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Biol Open. 2018 Dec 10;7(12). pii: bio030981. doi: 10.1242/bio.030981.

Low cholesterol is not always good: low cholesterol levels are associated with decreased serotonin and increased aggression in fish.

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Physiology Department, Biosciences Institute, Sao Paulo State University, Sao Paulo 18618-689, Brazil.
Physiology Department, Biosciences Institute, Sao Paulo State University, Sao Paulo 18618-689, Brazil


The inverse relationship between serum cholesterol and levels of aggression led to the cholesterol-serotonin hypothesis. According to this hypothesis, low dietary cholesterol intake leads to depressed central serotonergic activity, which is associated with increased aggression. Here we present the hypothesis about the evolutionary origins of low cholesterol and aggressive behavior, investigating the relationship between low levels of plasma cholesterol and aggressive behavior in fish. We used Nile tilapia (Oreochromis niloticus), a species of aggressive fish with a clear dominant subordinate relation, as an experimental model. The fish were treated with statin, a cholesterol-lowering drug. Aggressive behavior, brain serotonin (5-HT) concentrations, 5-hydroxyindoleacetic acid (5-HIAA, the major 5-HT metabolite) and plasma cholesterol were analyzed after chronic administration of statin. Our results show that fish treated with statin exhibited reduced plasma cholesterol, reduced telencephalic indexes of 5-HIAA/5-HT and increased aggressive behavior compared to control fish. These results indicate that changes in plasma cholesterol may affect neurochemical processes underlying aggressive behavior in fish, suggesting an evolutionary mechanism conserved among vertebrates. Such mechanisms may be important for the control of aggression in many vertebrate species, not just mammals, as has been demonstrated so far.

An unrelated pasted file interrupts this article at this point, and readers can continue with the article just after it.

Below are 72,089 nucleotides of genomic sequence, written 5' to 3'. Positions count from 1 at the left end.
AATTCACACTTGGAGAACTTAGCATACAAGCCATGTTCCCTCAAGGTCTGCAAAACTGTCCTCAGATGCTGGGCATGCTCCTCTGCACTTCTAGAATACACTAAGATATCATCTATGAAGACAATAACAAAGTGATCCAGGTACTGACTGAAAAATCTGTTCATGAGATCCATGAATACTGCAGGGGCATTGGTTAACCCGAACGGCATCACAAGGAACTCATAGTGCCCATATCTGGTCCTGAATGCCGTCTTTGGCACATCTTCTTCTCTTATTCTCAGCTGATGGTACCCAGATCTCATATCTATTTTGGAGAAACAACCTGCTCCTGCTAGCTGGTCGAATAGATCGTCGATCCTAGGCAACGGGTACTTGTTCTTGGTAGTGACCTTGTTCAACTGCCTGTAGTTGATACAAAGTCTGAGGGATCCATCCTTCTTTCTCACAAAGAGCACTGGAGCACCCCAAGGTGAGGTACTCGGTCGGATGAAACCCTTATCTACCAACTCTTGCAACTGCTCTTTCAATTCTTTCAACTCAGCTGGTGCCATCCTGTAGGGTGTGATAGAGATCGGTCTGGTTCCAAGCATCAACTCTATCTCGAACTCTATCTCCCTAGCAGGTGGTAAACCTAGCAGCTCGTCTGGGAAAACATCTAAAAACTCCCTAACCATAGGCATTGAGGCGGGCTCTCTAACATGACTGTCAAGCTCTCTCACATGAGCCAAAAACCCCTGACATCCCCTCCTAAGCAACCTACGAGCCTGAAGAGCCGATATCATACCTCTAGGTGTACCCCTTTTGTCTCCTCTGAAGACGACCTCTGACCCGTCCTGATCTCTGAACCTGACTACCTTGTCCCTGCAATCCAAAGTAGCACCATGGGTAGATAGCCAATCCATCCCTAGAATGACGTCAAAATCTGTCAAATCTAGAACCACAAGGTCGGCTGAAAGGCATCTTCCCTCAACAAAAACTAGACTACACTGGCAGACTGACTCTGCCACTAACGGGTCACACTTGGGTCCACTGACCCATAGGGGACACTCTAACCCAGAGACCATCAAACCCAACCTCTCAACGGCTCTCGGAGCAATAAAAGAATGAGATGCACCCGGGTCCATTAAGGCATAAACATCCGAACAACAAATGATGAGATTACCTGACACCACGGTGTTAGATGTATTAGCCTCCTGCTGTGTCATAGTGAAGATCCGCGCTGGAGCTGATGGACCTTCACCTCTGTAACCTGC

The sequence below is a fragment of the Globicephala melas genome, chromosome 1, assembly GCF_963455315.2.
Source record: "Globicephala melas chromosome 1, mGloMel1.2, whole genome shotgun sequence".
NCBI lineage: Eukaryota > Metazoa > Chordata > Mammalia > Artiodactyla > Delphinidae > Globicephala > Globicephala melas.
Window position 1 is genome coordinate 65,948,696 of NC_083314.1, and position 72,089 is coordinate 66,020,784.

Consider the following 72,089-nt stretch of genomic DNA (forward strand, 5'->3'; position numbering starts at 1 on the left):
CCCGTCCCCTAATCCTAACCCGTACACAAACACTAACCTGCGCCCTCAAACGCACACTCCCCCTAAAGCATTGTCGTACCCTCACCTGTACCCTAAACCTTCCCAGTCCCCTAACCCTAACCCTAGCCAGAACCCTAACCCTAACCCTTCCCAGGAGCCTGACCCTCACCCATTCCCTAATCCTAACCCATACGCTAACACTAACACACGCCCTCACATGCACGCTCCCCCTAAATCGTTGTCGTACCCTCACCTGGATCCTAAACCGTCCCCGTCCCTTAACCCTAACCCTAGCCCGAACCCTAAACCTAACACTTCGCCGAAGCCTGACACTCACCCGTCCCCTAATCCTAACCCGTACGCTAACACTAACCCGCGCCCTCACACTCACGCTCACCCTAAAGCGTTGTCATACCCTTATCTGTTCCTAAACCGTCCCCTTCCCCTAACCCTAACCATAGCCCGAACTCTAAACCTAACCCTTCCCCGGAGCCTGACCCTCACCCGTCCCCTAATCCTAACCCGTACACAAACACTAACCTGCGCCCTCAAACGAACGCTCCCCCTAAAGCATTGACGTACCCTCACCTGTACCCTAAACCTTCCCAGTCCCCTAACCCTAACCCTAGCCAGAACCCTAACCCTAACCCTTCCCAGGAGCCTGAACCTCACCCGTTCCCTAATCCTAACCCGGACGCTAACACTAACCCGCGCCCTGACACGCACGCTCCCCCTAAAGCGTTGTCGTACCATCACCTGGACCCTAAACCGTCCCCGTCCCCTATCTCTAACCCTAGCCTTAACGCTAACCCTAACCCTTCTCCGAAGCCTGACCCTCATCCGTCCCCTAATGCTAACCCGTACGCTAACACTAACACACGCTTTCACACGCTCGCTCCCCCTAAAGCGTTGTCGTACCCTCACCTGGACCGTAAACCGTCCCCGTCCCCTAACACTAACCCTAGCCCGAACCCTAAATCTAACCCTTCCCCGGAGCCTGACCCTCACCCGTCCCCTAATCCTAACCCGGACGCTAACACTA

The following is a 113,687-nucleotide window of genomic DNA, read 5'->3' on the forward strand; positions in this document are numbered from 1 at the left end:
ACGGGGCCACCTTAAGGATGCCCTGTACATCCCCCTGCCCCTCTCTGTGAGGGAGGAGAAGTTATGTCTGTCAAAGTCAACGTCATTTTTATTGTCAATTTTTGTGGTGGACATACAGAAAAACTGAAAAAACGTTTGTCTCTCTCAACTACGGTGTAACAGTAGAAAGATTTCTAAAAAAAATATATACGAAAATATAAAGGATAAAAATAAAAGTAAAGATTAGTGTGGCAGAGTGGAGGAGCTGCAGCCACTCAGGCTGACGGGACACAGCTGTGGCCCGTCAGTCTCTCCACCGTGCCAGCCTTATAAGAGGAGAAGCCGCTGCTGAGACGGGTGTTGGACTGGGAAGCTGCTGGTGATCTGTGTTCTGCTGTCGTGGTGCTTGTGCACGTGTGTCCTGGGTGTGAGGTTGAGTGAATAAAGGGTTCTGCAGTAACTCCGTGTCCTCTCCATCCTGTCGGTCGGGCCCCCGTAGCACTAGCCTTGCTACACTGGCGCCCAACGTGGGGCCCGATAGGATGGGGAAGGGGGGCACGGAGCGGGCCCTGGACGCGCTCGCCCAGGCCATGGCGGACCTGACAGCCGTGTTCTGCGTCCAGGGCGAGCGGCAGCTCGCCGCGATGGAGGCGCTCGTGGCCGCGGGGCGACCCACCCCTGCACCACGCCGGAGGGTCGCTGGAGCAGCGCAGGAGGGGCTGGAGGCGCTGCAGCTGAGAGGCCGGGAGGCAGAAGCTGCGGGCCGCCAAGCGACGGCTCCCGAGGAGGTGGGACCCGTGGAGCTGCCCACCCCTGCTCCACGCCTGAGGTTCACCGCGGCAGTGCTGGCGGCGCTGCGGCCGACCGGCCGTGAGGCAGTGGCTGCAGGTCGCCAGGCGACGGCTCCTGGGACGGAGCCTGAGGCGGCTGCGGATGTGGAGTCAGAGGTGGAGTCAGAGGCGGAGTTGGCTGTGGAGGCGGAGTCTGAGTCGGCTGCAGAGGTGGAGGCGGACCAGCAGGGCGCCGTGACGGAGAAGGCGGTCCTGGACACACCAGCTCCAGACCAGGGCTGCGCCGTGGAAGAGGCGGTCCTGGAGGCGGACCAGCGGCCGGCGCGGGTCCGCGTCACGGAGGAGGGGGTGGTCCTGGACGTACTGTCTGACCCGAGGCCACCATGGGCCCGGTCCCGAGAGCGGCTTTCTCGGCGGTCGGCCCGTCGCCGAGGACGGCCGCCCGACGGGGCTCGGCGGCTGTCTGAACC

Aggressive behavior; Dominance hierarchy; Plasma cholesterol; Serotonergic action; Statin

Conflict of interest statement

Competing interestsThe authors declare no competing or financial interests.

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